Developments in international business are continuously increasing the scope and scale of the corporate treasury function within MNCs. This is due to a number of reasons. Firstly, the continued globalisation of business activities leads to increased levels of intercompany treasury activity, in particular with regard to intercompany lending, cash pooling, foreign exchange risk management, and payment and netting services. Secondly, MNCs tend to have consolidated treasury activities into global or regional treasury centres, increasing the scale, number, complexity and volume of cross-border transactions involving the treasury function. Last but not least, Treasuries are often responsible for carbon trading in response to environmental legislation.

Carbon emissions trading is a form of emissions trading that specifically targets carbon dioxide and it currently constitutes the bulk of emissions trading.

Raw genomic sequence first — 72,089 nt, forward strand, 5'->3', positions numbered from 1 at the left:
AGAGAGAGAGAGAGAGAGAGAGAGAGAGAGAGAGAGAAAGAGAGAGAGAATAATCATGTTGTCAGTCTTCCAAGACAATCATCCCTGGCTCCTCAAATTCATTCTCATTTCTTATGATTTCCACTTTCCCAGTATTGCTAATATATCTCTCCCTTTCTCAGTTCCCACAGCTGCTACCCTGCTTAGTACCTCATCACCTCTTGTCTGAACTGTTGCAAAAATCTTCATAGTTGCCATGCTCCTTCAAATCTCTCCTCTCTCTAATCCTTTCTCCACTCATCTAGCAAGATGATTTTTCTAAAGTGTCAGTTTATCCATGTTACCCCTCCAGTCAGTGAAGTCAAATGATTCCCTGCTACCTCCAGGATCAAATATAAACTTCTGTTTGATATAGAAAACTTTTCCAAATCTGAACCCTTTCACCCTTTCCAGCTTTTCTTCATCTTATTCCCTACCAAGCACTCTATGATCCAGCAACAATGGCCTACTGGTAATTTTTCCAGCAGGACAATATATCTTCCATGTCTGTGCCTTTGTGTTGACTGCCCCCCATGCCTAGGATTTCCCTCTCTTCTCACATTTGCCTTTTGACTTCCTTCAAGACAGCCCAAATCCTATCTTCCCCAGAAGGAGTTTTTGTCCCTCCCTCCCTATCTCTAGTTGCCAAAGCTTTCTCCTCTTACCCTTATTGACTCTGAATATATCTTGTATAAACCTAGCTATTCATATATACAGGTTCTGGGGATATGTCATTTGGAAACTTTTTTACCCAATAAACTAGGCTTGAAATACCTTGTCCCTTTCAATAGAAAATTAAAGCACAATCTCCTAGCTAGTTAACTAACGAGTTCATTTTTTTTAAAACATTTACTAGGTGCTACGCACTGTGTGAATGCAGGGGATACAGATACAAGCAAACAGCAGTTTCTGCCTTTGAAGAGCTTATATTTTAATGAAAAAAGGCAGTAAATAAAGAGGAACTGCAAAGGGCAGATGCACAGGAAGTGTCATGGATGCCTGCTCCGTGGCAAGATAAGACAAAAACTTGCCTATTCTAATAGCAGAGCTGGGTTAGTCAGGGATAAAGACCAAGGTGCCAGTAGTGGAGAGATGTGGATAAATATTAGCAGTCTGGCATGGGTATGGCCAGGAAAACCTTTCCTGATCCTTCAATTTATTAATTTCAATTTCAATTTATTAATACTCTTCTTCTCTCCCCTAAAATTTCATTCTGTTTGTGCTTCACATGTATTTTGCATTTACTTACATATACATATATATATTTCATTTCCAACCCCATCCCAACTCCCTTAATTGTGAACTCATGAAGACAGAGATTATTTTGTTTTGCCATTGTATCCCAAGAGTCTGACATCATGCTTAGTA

MNC’s potential Transfer Pricing exposure

Potentially all services provided by a corporate treasury to group companies give rise to an intercompany transaction that should be priced in accordance with the arm’s length principle. For a cash management perspective we typically observe

  • Intercompany funding
  • Cash pooling
  • Provision of financial guarantees
  • Asset management of surplus cash
  • Foreign exchange
  • Payments and netting services

Arm’s Length Principle – The legal framework

The arm’s length principle is the international standard adopted to deal with the issue of intragroup transactions. So what does the arm’s length principle mean? The OECD provides the definition of the arm’s length principle stating that;

when “conditions are made or imposed between the two enterprises in their commercial or financial relations which differ from those which would be made between independent enterprises, then any profits which would, but for those conditions, have accrued to one of the enterprises, but, by reason of those conditions, have not so accrued, may be included in the profits of that enterprise and taxed accordingly”.

The arm’s length principle is therefore based on the comparison between the terms and conditions set in intragroup transactions with the conditions that independent parties would have entered into under comparable circumstances.